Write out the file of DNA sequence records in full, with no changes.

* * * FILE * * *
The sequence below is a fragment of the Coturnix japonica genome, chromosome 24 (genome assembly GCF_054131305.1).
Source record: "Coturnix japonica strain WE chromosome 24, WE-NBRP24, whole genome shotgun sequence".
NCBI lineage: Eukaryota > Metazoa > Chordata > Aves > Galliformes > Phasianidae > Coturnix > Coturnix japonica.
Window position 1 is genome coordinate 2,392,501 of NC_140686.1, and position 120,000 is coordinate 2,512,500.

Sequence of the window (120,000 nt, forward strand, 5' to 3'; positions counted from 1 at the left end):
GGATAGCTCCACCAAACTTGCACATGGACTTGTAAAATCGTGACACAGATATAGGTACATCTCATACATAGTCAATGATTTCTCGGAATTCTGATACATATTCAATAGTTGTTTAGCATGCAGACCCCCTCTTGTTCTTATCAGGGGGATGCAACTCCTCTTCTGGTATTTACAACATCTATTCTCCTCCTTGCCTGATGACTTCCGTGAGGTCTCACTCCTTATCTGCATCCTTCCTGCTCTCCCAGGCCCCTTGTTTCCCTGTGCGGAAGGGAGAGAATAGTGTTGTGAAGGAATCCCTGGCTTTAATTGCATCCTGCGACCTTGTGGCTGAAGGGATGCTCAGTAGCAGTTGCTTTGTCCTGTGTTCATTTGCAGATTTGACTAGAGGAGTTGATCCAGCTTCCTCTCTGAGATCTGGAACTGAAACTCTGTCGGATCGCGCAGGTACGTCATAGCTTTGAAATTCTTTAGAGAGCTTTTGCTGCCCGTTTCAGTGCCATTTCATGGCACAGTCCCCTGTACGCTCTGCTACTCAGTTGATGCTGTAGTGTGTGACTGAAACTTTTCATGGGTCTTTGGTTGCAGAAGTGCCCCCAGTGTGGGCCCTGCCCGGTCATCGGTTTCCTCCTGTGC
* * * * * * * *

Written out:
The sequence below is a fragment of the Coturnix japonica genome, chromosome 24 (genome assembly GCF_054131305.1).
Source record: "Coturnix japonica strain WE chromosome 24, WE-NBRP24, whole genome shotgun sequence".
NCBI lineage: Eukaryota > Metazoa > Chordata > Aves > Galliformes > Phasianidae > Coturnix > Coturnix japonica.
Window position 1 is genome coordinate 2,392,501 of NC_140686.1, and position 120,000 is coordinate 2,512,500.

Sequence of the window (120,000 nt, forward strand, 5' to 3'; positions counted from 1 at the left end):
GGATAGCTCCACCAAACTTGCACATGGACTTGTAAAATCGTGACACAGATATAGGTACATCTCATACATAGTCAATGATTTCTCGGAATTCTGATACATATTCAATAGTTGTTTAGCATGCAGACCCCCTCTTGTTCTTATCAGGGGGATGCAACTCCTCTTCTGGTATTTACAACATCTATTCTCCTCCTTGCCTGATGACTTCCGTGAGGTCTCACTCCTTATCTGCATCCTTCCTGCTCTCCCAGGCCCCTTGTTTCCCTGTGCGGAAGGGAGAGAATAGTGTTGTGAAGGAATCCCTGGCTTTAATTGCATCCTGCGACCTTGTGGCTGAAGGGATGCTCAGTAGCAGTTGCTTTGTCCTGTGTTCATTTGCAGATTTGACTAGAGGAGTTGATCCAGCTTCCTCTCTGAGATCTGGAACTGAAACTCTGTCGGATCGCGCAGGTACGTCATAGCTTTGAAATTCTTTAGAGAGCTTTTGCTGCCCGTTTCAGTGCCATTTCATGGCACAGTCCCCTGTACGCTCTGCTACTCAGTTGATGCTGTAGTGTGTGACTGAAACTTTTCATGGGTCTTTGGTTGCAGAAGTGCCCCCAGTGTGGGCCCTGCCCGGTCATCGGTTTCCTCCTGTGC